May 4, 2015

Notes on object-oriented JavaScript for o-o developers (part 2)

This post continues with more notes on distinctive features of object-oriented JavaScript as described in the book The Principles of Object-Oriented JavaScript.

The post is a follow-up to the earlier Part 1.

**  Regardless of how a function is defined and what its declared signature, it can be called with any number of parameters without triggering a runtime error.

Almost always, you do want to pass and to use the parameters as declared and as named. If for no other reason, do this for the sake of making the code better self-documenting.

Otherwise, within the context of each function there is a special array called arguments[] that contains the actual params for the call. You can use arguments[] to get a count of params and to access their values.

**  There is no function overloading.

If a function is defined more than once, it is the most recent definition that is used. The others are effectively overwritten.

**  There are special methods on functions.

Since functions are objects, it's possible that those objects have methods. There are at least three:  call(), apply(), and bind().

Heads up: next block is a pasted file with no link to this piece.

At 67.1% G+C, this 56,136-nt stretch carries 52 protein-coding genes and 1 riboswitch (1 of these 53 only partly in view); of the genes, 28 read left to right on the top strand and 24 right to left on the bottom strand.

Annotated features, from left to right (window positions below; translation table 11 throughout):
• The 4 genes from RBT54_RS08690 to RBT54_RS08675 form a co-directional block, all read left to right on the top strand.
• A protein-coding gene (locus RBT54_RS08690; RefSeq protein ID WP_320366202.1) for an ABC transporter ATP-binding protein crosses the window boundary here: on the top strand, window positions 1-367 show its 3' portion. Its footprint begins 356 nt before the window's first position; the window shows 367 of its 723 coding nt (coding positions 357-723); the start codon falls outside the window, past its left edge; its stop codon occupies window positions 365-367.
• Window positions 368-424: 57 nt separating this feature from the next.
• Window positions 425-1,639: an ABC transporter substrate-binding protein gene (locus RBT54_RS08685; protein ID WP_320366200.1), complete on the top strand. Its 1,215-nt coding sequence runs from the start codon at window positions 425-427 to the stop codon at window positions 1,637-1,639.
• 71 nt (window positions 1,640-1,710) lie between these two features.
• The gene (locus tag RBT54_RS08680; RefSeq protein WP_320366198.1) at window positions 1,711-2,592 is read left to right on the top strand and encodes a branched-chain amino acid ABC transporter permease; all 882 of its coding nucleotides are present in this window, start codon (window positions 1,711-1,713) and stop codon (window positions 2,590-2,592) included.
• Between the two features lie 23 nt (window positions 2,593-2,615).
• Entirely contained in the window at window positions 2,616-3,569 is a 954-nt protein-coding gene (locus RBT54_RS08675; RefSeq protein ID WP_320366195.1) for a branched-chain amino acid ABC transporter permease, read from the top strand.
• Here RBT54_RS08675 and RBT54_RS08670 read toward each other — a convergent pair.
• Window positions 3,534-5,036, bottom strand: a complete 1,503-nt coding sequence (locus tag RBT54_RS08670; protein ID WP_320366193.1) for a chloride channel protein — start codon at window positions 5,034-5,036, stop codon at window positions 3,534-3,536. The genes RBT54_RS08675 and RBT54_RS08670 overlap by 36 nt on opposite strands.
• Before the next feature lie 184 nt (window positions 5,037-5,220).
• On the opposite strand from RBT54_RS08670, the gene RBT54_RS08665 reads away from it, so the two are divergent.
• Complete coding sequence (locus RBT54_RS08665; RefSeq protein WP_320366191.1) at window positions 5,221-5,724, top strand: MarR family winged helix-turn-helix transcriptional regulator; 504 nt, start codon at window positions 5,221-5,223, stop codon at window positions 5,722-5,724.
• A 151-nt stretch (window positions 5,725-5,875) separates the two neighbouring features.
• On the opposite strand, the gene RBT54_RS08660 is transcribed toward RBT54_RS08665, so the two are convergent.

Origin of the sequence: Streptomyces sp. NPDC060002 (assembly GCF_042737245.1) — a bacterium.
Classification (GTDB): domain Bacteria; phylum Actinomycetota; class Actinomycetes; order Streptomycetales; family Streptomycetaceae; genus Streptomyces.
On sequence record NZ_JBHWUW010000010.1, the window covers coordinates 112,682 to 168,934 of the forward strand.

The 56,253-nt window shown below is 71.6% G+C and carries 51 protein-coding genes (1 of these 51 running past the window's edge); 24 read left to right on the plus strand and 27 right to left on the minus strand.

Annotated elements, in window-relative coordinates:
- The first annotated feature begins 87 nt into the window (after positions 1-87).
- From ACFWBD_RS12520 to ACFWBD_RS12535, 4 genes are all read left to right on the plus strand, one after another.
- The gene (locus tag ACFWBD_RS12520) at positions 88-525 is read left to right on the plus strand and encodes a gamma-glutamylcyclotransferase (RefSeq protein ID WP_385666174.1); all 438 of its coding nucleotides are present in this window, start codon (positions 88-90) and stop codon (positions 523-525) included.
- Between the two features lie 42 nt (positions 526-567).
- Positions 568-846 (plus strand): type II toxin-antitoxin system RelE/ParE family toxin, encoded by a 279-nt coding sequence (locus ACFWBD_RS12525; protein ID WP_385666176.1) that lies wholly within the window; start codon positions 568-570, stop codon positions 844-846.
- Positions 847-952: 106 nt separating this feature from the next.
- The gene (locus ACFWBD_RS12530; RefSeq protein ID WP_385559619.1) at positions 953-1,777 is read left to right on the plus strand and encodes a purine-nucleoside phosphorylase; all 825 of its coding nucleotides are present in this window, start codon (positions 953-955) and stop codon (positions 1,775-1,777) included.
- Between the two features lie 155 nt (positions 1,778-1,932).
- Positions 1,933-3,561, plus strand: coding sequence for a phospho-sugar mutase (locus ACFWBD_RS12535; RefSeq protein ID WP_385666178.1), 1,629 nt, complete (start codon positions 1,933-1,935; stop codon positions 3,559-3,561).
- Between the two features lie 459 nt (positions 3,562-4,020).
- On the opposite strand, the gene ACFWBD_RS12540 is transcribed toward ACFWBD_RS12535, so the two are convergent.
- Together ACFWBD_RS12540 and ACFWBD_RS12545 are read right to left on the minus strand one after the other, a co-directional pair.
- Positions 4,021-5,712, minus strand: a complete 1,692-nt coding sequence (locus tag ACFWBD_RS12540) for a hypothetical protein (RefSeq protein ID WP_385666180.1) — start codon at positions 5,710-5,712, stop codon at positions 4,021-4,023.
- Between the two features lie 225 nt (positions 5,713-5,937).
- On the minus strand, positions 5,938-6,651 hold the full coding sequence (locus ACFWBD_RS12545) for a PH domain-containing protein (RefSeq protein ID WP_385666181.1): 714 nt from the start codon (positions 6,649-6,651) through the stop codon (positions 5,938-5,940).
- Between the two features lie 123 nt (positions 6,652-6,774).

They are a bit too complicated to write about for these concise notes, so I won't describe them any further. I just wanted to mention that they exist and to reinforce the notion that functions are objects to which methods can be applied.

**  Objects can be made non-modifiable in different degrees.

(1) You can prevent properties from being added to an object by calling Object.preventExtensions() on it. In other respects, the object is still modifiable.

  var obj = new Object;


  obj.greeting = 'hello, world';  // Not allowed.

(2)  You can prevent properties from being added or removed from an object by calling Object.seal() on it. The values of the properties can be changed.

This makes the object similar to those created in a strongly-typed language with classes.

  var obj = new Object; = 'Turtle';


  obj.greeting = 'hello, world';  // Not allowed.
  delete;                // Not allowed. = 'Tortoise';          // Okay.

(3)  You can prevent properties from being added or removed, and also prevent the values of properties from being changed by calling Object.freeze() on it. In general, this is sometimes called an immutable object.

  var obj = new Object; = 'Turtle';


  obj.greeting = 'hello, world';  // Not allowed.
  delete;                // Not allowed. = 'Tortoise';          // Not allowed.

(Continued at Part 3.)

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